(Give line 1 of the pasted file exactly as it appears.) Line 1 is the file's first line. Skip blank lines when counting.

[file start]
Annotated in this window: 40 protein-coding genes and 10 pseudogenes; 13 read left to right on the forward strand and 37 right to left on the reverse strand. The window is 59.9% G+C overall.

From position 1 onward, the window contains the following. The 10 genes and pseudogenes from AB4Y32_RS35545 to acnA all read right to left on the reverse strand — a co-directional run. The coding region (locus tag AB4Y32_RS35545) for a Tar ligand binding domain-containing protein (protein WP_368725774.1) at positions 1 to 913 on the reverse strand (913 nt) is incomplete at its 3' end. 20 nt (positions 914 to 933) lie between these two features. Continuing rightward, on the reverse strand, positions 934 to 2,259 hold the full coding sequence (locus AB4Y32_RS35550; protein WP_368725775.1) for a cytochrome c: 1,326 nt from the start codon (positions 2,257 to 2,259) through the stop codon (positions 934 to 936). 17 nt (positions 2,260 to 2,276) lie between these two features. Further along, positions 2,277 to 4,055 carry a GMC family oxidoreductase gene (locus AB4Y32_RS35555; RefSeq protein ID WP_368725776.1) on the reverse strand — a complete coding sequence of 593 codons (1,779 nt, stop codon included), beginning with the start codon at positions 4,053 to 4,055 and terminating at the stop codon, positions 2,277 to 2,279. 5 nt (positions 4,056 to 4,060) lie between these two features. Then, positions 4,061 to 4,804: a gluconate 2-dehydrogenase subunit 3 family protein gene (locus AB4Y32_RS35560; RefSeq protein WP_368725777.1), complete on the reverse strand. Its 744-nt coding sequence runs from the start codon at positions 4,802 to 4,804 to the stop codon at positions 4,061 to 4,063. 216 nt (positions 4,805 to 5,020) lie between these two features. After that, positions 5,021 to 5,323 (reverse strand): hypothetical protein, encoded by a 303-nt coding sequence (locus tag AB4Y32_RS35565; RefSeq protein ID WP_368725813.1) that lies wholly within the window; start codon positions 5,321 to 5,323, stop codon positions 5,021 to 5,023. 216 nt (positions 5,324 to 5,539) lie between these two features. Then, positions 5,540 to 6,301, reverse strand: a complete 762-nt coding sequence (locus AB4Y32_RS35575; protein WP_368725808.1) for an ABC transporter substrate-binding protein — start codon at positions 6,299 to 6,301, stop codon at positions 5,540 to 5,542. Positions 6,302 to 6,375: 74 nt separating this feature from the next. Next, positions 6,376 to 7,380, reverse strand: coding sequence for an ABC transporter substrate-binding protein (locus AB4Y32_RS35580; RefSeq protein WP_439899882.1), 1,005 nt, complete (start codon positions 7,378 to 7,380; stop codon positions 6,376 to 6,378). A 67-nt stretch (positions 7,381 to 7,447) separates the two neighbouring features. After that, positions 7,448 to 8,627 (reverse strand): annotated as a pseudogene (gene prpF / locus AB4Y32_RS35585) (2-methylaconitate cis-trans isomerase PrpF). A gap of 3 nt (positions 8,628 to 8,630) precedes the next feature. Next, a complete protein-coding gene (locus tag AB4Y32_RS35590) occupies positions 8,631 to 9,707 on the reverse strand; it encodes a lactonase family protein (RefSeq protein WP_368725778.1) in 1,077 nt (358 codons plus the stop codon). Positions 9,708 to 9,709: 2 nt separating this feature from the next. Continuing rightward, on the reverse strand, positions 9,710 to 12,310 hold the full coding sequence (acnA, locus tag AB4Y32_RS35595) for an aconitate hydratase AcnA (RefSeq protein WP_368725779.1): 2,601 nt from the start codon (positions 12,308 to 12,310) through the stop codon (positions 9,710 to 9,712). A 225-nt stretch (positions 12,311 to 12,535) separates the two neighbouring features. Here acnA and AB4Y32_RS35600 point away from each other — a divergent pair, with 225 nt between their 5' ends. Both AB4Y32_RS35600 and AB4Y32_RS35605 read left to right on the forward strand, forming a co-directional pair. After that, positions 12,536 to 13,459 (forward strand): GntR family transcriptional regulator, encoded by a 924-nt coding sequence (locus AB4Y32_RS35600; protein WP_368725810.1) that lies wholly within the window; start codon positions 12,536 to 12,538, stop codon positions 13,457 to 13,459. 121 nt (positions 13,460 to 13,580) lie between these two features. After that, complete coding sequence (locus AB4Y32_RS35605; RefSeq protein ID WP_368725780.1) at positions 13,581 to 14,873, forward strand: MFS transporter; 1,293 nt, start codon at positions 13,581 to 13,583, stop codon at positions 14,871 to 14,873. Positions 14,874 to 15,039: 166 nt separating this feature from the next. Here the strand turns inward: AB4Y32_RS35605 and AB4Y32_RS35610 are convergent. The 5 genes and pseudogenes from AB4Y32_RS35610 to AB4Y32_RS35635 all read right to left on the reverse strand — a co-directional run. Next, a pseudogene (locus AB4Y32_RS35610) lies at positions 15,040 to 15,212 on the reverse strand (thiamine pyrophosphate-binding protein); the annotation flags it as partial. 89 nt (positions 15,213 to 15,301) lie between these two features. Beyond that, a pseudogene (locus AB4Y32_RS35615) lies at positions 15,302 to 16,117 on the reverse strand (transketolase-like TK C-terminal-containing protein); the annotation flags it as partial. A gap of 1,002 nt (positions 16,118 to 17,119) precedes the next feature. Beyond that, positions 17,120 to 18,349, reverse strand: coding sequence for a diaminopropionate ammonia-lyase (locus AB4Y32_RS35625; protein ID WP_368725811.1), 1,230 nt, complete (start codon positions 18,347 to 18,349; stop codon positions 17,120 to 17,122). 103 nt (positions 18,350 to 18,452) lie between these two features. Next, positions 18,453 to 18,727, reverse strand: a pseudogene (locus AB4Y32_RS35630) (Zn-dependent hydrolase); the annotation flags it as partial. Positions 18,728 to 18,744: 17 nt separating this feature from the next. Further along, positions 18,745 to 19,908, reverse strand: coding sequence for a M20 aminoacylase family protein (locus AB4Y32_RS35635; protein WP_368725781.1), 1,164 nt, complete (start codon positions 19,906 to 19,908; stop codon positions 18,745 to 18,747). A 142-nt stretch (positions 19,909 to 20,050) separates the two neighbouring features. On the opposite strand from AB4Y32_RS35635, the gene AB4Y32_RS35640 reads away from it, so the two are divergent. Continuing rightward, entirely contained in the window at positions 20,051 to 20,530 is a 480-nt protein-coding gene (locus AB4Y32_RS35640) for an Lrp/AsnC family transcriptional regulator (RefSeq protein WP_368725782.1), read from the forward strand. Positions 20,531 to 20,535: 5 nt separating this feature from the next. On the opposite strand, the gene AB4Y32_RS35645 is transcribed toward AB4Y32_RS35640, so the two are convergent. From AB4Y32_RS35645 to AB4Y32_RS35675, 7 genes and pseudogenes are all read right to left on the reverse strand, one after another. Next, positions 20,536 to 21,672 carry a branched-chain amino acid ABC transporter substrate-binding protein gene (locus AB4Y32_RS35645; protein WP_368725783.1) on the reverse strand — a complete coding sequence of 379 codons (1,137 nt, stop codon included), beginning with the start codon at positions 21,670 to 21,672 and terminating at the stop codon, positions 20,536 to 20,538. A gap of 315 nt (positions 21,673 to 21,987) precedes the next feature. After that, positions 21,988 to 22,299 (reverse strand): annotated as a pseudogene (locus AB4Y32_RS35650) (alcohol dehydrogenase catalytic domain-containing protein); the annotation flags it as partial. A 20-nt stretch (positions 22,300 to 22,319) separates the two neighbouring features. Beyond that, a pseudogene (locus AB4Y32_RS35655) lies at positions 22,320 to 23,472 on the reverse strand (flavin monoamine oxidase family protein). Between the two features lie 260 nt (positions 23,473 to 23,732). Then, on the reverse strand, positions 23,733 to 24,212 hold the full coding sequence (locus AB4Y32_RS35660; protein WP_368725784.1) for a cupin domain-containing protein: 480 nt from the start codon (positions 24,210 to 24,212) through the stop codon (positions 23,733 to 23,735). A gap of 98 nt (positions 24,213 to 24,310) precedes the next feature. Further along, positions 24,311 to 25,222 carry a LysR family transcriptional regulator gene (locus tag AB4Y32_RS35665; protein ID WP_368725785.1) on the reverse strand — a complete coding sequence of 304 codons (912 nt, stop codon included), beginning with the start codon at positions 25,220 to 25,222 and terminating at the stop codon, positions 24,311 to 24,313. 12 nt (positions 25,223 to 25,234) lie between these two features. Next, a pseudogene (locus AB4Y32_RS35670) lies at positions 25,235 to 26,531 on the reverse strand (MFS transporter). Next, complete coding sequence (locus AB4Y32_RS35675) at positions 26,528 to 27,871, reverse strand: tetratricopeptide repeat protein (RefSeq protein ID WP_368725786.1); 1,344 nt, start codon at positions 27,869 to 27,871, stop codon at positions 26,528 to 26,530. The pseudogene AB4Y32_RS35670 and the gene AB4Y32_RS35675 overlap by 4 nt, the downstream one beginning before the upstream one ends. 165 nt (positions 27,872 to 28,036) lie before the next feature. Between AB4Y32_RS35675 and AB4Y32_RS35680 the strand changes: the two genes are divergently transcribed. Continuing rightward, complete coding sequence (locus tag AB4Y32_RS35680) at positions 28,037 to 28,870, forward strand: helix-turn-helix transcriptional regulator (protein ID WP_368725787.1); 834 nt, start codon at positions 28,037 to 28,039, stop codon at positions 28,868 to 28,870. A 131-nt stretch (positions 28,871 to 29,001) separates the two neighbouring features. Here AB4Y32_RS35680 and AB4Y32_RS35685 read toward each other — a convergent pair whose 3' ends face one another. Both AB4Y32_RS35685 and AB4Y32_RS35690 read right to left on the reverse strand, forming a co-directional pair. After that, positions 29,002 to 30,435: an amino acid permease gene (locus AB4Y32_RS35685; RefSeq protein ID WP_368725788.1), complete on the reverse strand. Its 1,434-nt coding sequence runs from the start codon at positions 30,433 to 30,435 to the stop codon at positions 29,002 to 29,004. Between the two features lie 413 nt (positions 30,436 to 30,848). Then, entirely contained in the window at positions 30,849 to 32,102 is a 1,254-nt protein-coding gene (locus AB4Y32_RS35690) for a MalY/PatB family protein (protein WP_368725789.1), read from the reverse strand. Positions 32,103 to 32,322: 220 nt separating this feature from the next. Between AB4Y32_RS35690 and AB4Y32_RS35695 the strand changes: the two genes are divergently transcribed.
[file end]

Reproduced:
Annotated in this window: 40 protein-coding genes and 10 pseudogenes; 13 read left to right on the forward strand and 37 right to left on the reverse strand. The window is 59.9% G+C overall.